photo courtesy of compositiontoday.com
The great early-nineteenth century German composer, Felix Mendelssohn, had a sister named Fanny. She was four years older than him and was equally talented. Sadly, due to the mores of their time, being a woman, she was discouraged from publishing her own works, and she is only now coming into her own as an important composer. Be that as it may, Fanny and Felix had an intense musical bond that lasted until Fanny’s death at the young age of 42.
While Fanny stayed put in her hometown of Berlin, Felix became an international celebrity and lived and worked in a number of important European cities. Yet, even this physical separation could not keep the pair from communicating about and critiquing each other’s compositions. They would send scores and musical sketches back and forth through the mails along with their comments and suggestions.
Once, a family tragedy coincided with both of them independently writing some music and shipping it off to each other. When they each saw what the other sibling had written, their jaws dropped in astonishment; the pieces were all but identical. Keep in mind, these were not two-minute popular songs; they were substantial classical compositions. For the most part, the two versions were note-for-note the same. In a few places, there were discrepancies. But even here, the mood, the sense of progression and the architecture stayed completely faithful to the other version.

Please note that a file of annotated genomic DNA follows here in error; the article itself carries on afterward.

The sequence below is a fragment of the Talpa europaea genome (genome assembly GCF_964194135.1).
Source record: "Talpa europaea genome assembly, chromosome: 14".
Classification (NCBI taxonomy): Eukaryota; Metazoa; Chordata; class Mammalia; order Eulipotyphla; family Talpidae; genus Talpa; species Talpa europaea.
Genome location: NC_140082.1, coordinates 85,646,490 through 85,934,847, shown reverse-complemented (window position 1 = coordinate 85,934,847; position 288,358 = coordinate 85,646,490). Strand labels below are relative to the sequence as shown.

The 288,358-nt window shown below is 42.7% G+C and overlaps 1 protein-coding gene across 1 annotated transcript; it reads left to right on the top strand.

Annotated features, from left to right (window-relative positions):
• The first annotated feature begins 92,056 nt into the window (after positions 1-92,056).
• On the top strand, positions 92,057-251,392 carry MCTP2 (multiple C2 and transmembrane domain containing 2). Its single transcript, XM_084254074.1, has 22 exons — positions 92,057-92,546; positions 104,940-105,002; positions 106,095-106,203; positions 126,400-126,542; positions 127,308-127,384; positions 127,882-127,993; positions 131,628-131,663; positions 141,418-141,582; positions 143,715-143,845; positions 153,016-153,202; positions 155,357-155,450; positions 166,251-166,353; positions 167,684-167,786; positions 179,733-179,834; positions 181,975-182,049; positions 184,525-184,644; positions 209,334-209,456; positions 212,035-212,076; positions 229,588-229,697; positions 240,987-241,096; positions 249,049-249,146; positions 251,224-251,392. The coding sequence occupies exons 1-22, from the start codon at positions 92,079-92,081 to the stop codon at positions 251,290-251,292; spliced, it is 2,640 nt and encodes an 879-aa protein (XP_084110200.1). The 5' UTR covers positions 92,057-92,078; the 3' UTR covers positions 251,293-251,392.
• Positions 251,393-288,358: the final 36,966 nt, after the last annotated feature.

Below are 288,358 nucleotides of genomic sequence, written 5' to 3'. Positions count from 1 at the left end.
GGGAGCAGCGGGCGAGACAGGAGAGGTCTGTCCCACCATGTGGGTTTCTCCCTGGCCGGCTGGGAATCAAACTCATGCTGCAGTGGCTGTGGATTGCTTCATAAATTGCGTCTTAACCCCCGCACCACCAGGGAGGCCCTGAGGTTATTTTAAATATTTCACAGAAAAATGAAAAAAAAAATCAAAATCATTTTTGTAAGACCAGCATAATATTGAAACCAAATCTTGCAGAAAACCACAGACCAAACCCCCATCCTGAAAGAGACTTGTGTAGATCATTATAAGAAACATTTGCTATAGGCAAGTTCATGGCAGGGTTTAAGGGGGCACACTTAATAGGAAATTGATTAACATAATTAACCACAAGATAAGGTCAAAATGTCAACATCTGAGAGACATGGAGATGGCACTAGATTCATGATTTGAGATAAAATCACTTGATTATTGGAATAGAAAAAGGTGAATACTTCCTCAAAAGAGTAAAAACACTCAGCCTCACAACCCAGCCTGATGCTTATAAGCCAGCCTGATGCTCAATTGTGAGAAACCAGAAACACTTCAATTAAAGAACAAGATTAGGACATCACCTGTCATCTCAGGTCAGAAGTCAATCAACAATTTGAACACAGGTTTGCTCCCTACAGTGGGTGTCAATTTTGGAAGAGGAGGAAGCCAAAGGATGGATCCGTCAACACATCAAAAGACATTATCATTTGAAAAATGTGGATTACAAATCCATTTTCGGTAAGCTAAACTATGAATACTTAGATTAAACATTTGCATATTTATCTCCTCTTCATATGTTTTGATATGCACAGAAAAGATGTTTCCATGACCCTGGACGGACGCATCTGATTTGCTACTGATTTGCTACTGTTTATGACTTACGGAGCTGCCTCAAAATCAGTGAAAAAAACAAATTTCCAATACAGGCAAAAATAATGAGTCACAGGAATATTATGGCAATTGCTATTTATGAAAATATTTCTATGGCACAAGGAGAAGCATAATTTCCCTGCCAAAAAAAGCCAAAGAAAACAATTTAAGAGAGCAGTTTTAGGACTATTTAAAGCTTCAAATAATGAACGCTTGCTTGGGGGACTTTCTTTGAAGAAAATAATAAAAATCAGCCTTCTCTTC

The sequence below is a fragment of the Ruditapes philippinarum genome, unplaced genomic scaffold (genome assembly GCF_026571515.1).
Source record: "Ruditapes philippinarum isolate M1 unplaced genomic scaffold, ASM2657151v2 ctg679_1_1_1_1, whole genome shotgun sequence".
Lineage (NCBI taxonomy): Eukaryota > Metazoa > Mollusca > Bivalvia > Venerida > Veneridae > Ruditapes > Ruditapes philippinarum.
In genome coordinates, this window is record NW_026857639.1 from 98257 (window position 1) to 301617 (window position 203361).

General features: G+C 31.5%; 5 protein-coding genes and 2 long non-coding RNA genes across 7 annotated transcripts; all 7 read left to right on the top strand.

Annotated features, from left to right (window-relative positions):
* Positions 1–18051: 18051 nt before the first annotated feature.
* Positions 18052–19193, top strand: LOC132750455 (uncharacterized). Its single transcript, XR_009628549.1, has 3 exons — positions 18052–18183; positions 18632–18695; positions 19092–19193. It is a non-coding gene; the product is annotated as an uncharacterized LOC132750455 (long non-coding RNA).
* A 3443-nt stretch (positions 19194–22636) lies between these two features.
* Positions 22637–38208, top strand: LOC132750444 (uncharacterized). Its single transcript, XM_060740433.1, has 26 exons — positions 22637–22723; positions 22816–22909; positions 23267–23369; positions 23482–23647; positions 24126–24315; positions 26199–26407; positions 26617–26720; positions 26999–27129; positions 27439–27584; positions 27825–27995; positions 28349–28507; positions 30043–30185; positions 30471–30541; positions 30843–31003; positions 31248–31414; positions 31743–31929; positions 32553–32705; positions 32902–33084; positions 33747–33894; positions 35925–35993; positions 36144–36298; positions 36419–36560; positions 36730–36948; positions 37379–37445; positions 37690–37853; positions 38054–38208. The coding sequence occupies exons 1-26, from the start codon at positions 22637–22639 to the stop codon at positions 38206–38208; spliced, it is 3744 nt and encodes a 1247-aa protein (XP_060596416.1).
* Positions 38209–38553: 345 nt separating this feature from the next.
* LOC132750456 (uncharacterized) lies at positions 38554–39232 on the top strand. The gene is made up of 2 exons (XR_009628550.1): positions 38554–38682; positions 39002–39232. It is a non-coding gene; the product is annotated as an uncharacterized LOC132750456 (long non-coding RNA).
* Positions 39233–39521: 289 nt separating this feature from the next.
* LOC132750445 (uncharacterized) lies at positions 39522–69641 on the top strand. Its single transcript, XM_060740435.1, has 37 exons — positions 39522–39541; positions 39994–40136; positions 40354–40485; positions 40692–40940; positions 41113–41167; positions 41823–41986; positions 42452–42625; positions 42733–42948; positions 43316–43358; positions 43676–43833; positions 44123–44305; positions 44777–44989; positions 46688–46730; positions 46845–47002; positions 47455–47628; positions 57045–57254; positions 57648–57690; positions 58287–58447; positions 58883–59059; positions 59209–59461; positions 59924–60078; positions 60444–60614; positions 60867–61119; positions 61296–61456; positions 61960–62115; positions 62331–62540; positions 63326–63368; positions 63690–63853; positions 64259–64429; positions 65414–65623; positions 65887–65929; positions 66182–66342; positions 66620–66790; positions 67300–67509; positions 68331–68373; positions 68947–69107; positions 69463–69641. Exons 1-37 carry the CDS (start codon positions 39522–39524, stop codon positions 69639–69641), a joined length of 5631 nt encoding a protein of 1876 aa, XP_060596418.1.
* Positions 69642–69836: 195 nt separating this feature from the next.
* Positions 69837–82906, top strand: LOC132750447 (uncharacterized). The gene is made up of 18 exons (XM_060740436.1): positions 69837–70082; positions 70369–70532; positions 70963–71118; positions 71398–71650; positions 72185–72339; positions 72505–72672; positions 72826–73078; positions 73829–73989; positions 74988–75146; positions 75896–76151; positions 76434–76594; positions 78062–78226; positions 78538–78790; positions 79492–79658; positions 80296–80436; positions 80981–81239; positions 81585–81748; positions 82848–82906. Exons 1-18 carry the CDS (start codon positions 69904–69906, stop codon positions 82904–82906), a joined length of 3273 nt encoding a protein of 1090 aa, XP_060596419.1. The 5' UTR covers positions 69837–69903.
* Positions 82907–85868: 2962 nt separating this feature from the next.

What happened? And why am I talking about an incident that occurred in broad daylight when this is a blog about dreams?
The first question is the one we are going to spend the week exploring. And as for the second question, those of you who read this column on a regular basis know that I attach little importance to the difference between waking and sleeping life; they are for all practical purposes the same experience.
Besides, there are a multitude of cases of individuals sharing the same sleeping dreams. I don’t have to look any further than my own grandchildren for examples. These two young siblings—now a senior in college and a senior in high school respectively—have been extremely close their entire lives. They will tell you unabashedly that they have shared the same dream on multiple occasions, and they can give you the details to support their claims.
How does this work? Are these dreamers special individuals with a particular “talent?” Do they have some kind of “hotline” metaphysical connection? Do we all have the potential to experience comparable phenomena? And what of the proximity between the Mendelssohns’ identical compositions and the family tragedy—the death of their beloved father? Were the two events related?
I would like to begin addressing this identical-dream phenomenon by restating the single most repeated phrase in my book Always Dreaming: Whatever you perceive, is you. Whatever we look at, whatever we observe through any of our senses, whatever we become aware of on any level, is a reflection of our own state of consciousness at that given moment. Usually, the reflection describes who we are using metaphor. And almost always, it draws the observer’s attention by being startling, or sometimes downright shocking.
We’ll continue this discussion on Wednesday.
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